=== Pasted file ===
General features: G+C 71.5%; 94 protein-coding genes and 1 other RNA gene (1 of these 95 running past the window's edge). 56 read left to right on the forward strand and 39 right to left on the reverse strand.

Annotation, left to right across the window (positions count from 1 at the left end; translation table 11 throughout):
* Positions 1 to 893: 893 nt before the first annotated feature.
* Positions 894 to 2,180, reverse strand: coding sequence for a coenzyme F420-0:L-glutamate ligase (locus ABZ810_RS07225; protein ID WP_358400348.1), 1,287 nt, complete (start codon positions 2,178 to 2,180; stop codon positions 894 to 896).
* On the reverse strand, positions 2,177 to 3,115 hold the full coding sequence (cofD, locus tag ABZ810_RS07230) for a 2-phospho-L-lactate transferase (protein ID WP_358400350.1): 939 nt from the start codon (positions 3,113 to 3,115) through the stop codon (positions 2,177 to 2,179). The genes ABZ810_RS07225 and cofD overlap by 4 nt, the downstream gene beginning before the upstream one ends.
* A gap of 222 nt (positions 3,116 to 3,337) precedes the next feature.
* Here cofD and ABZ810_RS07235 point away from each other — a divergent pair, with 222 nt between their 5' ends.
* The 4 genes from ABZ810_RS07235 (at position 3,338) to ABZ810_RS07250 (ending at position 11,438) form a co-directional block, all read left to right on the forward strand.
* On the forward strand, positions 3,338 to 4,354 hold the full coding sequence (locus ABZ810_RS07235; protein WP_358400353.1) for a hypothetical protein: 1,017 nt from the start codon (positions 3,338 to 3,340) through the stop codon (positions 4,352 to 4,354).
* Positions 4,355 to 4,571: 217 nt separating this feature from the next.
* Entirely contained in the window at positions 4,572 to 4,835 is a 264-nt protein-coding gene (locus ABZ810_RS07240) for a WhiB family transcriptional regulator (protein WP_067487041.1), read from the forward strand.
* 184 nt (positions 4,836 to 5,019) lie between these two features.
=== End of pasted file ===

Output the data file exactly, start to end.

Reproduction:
General features: G+C 71.5%; 94 protein-coding genes and 1 other RNA gene (1 of these 95 running past the window's edge). 56 read left to right on the forward strand and 39 right to left on the reverse strand.

Annotation, left to right across the window (positions count from 1 at the left end; translation table 11 throughout):
* Positions 1 to 893: 893 nt before the first annotated feature.
* Positions 894 to 2,180, reverse strand: coding sequence for a coenzyme F420-0:L-glutamate ligase (locus ABZ810_RS07225; protein ID WP_358400348.1), 1,287 nt, complete (start codon positions 2,178 to 2,180; stop codon positions 894 to 896).
* On the reverse strand, positions 2,177 to 3,115 hold the full coding sequence (cofD, locus tag ABZ810_RS07230) for a 2-phospho-L-lactate transferase (protein ID WP_358400350.1): 939 nt from the start codon (positions 3,113 to 3,115) through the stop codon (positions 2,177 to 2,179). The genes ABZ810_RS07225 and cofD overlap by 4 nt, the downstream gene beginning before the upstream one ends.
* A gap of 222 nt (positions 3,116 to 3,337) precedes the next feature.
* Here cofD and ABZ810_RS07235 point away from each other — a divergent pair, with 222 nt between their 5' ends.
* The 4 genes from ABZ810_RS07235 (at position 3,338) to ABZ810_RS07250 (ending at position 11,438) form a co-directional block, all read left to right on the forward strand.
* On the forward strand, positions 3,338 to 4,354 hold the full coding sequence (locus ABZ810_RS07235; protein WP_358400353.1) for a hypothetical protein: 1,017 nt from the start codon (positions 3,338 to 3,340) through the stop codon (positions 4,352 to 4,354).
* Positions 4,355 to 4,571: 217 nt separating this feature from the next.
* Entirely contained in the window at positions 4,572 to 4,835 is a 264-nt protein-coding gene (locus ABZ810_RS07240) for a WhiB family transcriptional regulator (protein WP_067487041.1), read from the forward strand.
* 184 nt (positions 4,836 to 5,019) lie between these two features.